It’s a diagnostic check that could save lives after several reports of close calls in Point Loma, including one involving 10News editor Greg Makie.
"Both directions had a green light. This guy barely dodged the car but I would not have," Makie said.
Several Facebook posts have been written about scary moments at these busy intersections
"The car in front of me almost got nailed," Makie said. "I wasn’t even halfway through and the car was coming. Woke me up, that’s for sure. I’ve been overly cautious ever since."
The electronic brains behind those lights are now being examined, according to Duncan Hughes - a senior traffic engineer for the city of San Diego.
"We have a piece of test equipment that looks at the conflict monitor and it's designed to prevent exactly the situation that's reported of having two greens in one direction," Hughes said.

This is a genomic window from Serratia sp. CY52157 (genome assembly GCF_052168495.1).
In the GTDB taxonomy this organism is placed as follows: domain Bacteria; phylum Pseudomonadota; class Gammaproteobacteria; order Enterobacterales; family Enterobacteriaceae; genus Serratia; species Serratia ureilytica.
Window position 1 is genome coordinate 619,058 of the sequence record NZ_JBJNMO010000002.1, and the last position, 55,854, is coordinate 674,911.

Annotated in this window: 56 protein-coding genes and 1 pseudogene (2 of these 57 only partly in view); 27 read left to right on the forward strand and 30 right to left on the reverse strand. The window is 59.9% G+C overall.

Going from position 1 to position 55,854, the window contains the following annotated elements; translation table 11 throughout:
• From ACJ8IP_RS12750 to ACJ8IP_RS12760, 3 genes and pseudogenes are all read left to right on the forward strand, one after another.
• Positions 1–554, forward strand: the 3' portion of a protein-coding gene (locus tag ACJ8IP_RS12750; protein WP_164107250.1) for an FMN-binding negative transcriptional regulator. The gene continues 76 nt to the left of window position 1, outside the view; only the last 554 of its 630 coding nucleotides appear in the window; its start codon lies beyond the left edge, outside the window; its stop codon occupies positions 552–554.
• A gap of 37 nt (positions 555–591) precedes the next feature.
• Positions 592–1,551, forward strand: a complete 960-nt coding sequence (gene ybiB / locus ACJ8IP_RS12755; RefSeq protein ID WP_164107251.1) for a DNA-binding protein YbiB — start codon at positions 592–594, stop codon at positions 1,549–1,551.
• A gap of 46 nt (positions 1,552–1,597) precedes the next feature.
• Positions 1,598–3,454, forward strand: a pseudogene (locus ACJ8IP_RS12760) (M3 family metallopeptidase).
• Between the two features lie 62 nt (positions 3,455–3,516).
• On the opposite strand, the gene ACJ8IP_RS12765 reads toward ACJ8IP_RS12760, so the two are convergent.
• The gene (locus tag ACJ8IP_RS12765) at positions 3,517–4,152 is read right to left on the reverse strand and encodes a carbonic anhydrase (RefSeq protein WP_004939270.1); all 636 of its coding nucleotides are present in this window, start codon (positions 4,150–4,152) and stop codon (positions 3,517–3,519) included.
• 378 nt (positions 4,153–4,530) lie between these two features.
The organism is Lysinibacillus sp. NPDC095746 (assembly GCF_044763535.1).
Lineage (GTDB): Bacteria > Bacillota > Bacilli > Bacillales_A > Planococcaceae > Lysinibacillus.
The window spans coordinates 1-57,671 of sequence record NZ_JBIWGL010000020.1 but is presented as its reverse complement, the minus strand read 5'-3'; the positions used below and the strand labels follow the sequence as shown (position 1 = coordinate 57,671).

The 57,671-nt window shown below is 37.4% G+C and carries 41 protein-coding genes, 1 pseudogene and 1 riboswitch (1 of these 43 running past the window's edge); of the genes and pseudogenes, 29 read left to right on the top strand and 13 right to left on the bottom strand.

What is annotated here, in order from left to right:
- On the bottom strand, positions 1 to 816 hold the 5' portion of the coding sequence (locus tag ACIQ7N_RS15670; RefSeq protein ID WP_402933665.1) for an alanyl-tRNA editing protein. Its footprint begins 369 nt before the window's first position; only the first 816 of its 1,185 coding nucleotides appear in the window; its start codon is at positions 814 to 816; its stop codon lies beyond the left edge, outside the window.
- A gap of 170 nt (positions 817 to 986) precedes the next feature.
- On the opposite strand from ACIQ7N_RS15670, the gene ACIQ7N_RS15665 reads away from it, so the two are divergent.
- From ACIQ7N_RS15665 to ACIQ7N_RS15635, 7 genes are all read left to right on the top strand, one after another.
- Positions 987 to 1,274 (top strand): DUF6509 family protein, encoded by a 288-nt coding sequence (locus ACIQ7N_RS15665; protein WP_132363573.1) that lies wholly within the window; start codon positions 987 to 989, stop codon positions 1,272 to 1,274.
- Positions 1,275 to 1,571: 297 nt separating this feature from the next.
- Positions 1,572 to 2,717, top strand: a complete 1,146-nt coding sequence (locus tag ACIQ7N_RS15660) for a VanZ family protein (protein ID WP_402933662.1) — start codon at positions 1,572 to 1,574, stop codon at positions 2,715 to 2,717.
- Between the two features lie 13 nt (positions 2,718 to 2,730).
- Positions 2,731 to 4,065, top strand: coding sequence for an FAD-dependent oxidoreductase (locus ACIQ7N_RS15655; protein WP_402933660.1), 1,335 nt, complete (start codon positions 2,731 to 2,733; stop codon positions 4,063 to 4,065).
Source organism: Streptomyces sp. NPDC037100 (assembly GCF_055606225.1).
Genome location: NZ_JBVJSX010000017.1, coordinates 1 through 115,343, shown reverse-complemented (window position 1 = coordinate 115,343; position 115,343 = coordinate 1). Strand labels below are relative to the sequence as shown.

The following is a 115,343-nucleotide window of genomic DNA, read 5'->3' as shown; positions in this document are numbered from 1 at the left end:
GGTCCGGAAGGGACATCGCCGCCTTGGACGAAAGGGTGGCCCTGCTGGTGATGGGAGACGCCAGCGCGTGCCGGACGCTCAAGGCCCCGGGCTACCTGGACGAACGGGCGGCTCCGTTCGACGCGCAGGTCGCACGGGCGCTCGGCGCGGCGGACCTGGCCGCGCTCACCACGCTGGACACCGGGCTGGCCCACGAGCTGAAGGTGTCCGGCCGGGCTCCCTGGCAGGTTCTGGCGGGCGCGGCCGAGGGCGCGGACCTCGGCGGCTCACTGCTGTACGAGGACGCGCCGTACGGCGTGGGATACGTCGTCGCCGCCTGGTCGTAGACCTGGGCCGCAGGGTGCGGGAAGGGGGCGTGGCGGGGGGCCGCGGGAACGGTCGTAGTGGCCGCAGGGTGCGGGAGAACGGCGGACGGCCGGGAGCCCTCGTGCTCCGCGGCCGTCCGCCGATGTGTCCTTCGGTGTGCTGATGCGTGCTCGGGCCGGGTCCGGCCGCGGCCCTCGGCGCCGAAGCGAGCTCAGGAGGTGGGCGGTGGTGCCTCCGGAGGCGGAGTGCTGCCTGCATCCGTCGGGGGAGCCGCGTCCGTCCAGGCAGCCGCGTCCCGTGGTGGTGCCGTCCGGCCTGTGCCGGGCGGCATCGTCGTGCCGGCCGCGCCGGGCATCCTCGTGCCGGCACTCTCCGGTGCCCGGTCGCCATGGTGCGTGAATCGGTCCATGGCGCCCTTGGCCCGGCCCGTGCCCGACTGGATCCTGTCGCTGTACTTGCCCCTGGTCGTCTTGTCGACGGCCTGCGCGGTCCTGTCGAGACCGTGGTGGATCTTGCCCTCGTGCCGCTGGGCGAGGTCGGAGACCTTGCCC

They're called smart signals and they are supposed to switch the timing for the lights, depending on traffic flow.
"When we first turn on an intersection, we very specifically cut the diode board to say which traffic moves are allowed to go together and which ones are prohibited," Hughes said.
Intersections are tested on an annual basis, or when there are reports of trouble.
In this case, at least four people registering complaints in recent weeks.
The city sent this statement:
"City engineers in the field conducted diagnostic tests on the stop lights at the intersections of Rosecrans St. and Sports Arena Blvd., and Rosecrans St. and Nimitz Blvd., as well as test drives through the intersections in question. Preliminary reports do not show instances of signal conflicts as reported. Further testing will be performed over the next 24 hours and the City will provide conclusions at that time."